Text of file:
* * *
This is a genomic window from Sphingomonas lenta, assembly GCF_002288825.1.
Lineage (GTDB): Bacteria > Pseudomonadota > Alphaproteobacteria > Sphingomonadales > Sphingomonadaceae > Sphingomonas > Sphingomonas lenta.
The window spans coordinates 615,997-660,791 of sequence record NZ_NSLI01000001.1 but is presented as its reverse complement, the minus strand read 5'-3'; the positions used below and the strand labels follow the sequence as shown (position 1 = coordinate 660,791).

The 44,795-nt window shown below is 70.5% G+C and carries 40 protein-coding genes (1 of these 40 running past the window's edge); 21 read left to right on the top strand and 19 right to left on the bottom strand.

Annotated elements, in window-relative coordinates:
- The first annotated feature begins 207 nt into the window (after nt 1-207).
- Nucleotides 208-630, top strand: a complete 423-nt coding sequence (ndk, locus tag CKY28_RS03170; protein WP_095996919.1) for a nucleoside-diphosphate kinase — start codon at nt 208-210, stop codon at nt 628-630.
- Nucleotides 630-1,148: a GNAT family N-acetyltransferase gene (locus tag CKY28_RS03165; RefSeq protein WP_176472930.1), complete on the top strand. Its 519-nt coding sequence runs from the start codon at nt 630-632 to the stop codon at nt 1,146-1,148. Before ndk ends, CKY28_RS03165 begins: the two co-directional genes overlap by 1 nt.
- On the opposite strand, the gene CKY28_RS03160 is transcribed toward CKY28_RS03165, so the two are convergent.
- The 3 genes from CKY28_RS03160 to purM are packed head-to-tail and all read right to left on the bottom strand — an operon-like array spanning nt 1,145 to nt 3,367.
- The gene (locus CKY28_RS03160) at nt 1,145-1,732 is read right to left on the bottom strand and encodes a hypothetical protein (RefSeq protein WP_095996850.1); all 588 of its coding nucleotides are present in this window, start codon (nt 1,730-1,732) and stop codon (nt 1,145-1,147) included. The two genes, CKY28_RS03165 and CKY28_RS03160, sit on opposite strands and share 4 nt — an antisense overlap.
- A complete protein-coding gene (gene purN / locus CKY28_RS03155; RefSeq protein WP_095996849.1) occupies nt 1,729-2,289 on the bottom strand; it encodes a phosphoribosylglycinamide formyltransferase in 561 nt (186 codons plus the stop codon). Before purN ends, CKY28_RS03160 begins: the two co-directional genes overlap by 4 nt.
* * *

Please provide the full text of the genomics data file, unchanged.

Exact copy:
This is a genomic window from Sphingomonas lenta, assembly GCF_002288825.1.
Lineage (GTDB): Bacteria > Pseudomonadota > Alphaproteobacteria > Sphingomonadales > Sphingomonadaceae > Sphingomonas > Sphingomonas lenta.
The window spans coordinates 615,997-660,791 of sequence record NZ_NSLI01000001.1 but is presented as its reverse complement, the minus strand read 5'-3'; the positions used below and the strand labels follow the sequence as shown (position 1 = coordinate 660,791).

The 44,795-nt window shown below is 70.5% G+C and carries 40 protein-coding genes (1 of these 40 running past the window's edge); 21 read left to right on the top strand and 19 right to left on the bottom strand.

Annotated elements, in window-relative coordinates:
- The first annotated feature begins 207 nt into the window (after nt 1-207).
- Nucleotides 208-630, top strand: a complete 423-nt coding sequence (ndk, locus tag CKY28_RS03170; protein WP_095996919.1) for a nucleoside-diphosphate kinase — start codon at nt 208-210, stop codon at nt 628-630.
- Nucleotides 630-1,148: a GNAT family N-acetyltransferase gene (locus tag CKY28_RS03165; RefSeq protein WP_176472930.1), complete on the top strand. Its 519-nt coding sequence runs from the start codon at nt 630-632 to the stop codon at nt 1,146-1,148. Before ndk ends, CKY28_RS03165 begins: the two co-directional genes overlap by 1 nt.
- On the opposite strand, the gene CKY28_RS03160 is transcribed toward CKY28_RS03165, so the two are convergent.
- The 3 genes from CKY28_RS03160 to purM are packed head-to-tail and all read right to left on the bottom strand — an operon-like array spanning nt 1,145 to nt 3,367.
- The gene (locus CKY28_RS03160) at nt 1,145-1,732 is read right to left on the bottom strand and encodes a hypothetical protein (RefSeq protein WP_095996850.1); all 588 of its coding nucleotides are present in this window, start codon (nt 1,730-1,732) and stop codon (nt 1,145-1,147) included. The two genes, CKY28_RS03165 and CKY28_RS03160, sit on opposite strands and share 4 nt — an antisense overlap.
- A complete protein-coding gene (gene purN / locus CKY28_RS03155; RefSeq protein WP_095996849.1) occupies nt 1,729-2,289 on the bottom strand; it encodes a phosphoribosylglycinamide formyltransferase in 561 nt (186 codons plus the stop codon). Before purN ends, CKY28_RS03160 begins: the two co-directional genes overlap by 4 nt.